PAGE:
"Sony PSP Go"
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CNET First Look
CNET First Look
Sony PSP Go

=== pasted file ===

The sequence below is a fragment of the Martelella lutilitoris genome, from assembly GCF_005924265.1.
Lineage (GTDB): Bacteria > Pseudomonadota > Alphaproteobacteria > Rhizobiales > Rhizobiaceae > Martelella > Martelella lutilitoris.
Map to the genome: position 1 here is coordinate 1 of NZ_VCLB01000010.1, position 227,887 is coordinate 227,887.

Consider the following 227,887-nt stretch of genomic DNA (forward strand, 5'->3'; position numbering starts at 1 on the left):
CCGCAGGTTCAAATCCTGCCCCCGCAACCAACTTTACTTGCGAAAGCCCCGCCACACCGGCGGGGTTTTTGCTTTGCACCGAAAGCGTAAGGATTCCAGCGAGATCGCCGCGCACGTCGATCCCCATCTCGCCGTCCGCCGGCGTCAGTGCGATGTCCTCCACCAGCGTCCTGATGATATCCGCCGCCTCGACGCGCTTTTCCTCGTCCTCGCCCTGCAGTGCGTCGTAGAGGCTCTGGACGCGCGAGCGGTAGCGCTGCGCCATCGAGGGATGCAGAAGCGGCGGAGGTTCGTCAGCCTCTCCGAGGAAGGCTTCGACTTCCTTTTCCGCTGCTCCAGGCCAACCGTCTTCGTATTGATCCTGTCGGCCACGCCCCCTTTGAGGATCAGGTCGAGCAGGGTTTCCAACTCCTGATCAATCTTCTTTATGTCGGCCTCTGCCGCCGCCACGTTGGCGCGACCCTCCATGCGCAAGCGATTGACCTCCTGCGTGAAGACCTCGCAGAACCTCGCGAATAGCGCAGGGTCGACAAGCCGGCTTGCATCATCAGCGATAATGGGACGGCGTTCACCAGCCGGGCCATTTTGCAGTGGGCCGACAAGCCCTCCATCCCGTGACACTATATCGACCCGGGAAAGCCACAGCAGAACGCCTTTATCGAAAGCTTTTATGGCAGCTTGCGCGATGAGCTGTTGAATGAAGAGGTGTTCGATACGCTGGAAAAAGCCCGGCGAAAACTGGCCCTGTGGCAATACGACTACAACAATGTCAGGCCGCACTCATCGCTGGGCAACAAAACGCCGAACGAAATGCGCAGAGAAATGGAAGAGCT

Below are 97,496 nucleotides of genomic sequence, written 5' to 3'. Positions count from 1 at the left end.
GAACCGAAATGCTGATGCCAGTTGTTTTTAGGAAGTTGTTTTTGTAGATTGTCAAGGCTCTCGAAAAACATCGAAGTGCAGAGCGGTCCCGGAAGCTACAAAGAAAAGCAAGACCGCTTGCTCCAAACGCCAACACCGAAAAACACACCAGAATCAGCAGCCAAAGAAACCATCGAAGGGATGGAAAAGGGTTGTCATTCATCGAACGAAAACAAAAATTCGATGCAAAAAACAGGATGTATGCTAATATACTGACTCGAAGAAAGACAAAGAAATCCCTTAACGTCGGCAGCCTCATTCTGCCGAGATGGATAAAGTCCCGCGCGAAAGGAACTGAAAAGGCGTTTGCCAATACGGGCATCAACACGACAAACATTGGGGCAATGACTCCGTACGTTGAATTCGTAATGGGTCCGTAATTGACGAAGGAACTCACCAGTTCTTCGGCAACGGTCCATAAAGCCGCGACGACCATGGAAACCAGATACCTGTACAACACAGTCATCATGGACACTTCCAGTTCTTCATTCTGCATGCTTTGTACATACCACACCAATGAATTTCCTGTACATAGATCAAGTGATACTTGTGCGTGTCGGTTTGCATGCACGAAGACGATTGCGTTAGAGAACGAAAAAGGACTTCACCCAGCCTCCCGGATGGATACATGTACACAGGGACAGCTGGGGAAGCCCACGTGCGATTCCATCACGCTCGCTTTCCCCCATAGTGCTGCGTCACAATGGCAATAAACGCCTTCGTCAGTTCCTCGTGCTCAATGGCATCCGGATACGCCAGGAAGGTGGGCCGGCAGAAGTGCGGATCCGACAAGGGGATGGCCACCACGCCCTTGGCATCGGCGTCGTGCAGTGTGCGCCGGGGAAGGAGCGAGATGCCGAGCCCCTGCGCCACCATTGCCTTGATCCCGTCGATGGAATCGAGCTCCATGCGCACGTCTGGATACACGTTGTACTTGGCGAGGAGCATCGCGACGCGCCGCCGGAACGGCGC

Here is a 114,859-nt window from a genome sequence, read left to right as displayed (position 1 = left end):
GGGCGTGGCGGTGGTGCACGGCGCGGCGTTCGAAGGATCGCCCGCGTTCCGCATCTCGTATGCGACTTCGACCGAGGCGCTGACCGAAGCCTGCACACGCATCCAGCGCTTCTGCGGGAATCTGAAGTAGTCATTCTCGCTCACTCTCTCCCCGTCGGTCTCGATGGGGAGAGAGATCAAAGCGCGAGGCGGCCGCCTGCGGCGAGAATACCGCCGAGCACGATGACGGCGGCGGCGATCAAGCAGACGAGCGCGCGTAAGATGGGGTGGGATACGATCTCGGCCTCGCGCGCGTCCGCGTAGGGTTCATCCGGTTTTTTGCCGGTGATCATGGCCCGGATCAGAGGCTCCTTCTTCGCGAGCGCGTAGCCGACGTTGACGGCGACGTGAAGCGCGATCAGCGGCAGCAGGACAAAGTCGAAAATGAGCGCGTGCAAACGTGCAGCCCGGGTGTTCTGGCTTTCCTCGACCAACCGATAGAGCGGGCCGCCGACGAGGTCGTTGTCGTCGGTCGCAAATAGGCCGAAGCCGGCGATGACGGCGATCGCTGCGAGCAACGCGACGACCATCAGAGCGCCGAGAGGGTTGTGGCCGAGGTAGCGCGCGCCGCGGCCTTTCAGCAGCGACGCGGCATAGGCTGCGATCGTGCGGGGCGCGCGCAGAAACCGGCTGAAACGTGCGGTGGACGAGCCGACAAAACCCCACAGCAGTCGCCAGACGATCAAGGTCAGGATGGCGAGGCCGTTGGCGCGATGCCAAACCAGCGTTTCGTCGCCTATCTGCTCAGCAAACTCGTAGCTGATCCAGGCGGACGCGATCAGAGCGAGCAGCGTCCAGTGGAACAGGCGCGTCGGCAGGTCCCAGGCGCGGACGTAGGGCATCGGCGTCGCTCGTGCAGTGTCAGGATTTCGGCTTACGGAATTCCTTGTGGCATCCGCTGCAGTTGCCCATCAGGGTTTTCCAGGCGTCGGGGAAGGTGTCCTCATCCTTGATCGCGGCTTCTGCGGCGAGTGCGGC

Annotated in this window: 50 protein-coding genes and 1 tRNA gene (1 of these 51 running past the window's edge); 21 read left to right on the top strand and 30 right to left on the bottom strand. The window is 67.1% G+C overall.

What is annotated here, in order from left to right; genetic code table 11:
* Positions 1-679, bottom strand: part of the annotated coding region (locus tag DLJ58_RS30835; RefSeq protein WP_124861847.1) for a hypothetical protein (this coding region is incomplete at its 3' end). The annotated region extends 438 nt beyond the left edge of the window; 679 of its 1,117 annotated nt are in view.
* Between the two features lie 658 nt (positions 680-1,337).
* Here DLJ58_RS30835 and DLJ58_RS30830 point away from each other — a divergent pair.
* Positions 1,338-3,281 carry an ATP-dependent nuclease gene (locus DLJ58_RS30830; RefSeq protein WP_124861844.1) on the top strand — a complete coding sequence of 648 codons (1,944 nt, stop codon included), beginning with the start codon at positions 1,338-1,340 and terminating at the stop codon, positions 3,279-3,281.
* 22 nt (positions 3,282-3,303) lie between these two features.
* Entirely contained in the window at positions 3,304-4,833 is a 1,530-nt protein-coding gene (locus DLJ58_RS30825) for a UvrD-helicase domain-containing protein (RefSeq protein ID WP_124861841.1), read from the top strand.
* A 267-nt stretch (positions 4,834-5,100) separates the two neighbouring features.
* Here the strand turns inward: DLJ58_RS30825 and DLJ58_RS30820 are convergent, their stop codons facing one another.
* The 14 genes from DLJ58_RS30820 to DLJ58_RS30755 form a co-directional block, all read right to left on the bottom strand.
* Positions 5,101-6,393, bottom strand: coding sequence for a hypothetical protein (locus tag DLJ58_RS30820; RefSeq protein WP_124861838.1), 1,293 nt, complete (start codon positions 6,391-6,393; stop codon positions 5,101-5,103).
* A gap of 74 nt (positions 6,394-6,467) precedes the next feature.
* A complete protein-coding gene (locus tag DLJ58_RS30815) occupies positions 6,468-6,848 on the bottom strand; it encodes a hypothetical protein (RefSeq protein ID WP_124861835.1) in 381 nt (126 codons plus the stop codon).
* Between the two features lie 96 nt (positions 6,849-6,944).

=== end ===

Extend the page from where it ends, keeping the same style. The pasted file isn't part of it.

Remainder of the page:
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>> Jeff Bakalar: Hey, what's going on everyone. I'm Jeff Bakalar for CNET.com, and today, we are checking out the brand-new PSP Go. Now, the PSP Go is the fourth iteration of Sony's multi-media playing handheld video game console, and the Go represents a complete PSP redesign as almost every single aspect of the device has been slimmed down, ultimately making it even more affordable than ever. The PSP Go is actually the first PSP that will comfortably fit in your pocket. The biggest change in the PSP Go is, obviously, the omission of the UMD drive and the addition of the 16 gigabyte internal hard drive. Also, they've added Bluetooth capability as well. Sony is marketing the Go as a digital downloads-only device, meaning you can only get games and video onto the Go by downloading them from the Playstation store. Of course, you can use the included media Go software to encode your own videos for viewing on the device, but all of the premium games, videos, and TV shows must first be transferred from either your computer or your Playstation 3. Now, the Go has also changed the memory card slot. Instead of that old Pro Duo card, you're going to now have to buy a M2 micromemory card for use with the Go. We really like the overall look and feel of the PSP Go, but the sliding screen is noticeably smaller. You're still getting that 480 by 272 resolution so you're not actually missing out any of the picture. Now, the D-pad and the action buttons have a much tighter, more tactile operation to them, and the LNR shoulder buttons are much more prominent. We actually like these LNR buttons better than the ones on the older PSP's. Unfortunately, though, the analog stick has been moved to an awkward location. Right now, it's just to the right of the D-Pad. The software on the PSP Go is a little different than what we saw on the PSP 3000. One example is that when the sliding screen is shut, you're going to get a nice little calendar here on the display. Now, we couldn't find any differences in performance when we played games on the PSP 3000 and the Go, and the battery life is just as long as it was on the 3000. You're going to get about five hours of play time total. Unfortunately, though, you cannot remove the battery like you could on the 3000, and Sony did this to sort of combat the piracy that has been pretty popular with the PSP. Sony plans to release bite-sized games with the platform's launch called PSP minis. Now, these are going to be games that are much less expensive and also going to require less storage space. And we really like the idea of not having to carry around a bunch of UMD discs everywhere with us, but the fact that not all of the PSP games in the library won't be available on the store right away is a little upsetting. This, however, may change in the future, but Sony hasn't told us which games are going to be added. As it stands right now, some of the best games on the system are not available for download on the Playstation store. Overall, the PSP Go is definitely a very sleek and sexy portable gaming device, but its $250.00 price tag is way too much money to spend considering that none of the old PSP accessories will work on it, and not all of the PSP games from the library are able to be played on it since you cannot download all of them from the online store. Because of this, we're not recommending this new PSP Go for new PSP customers. Instead, we recommend you checking out the $170 PSP 3000. I'm Jeff Bakalar, and this has been the PSP Go.
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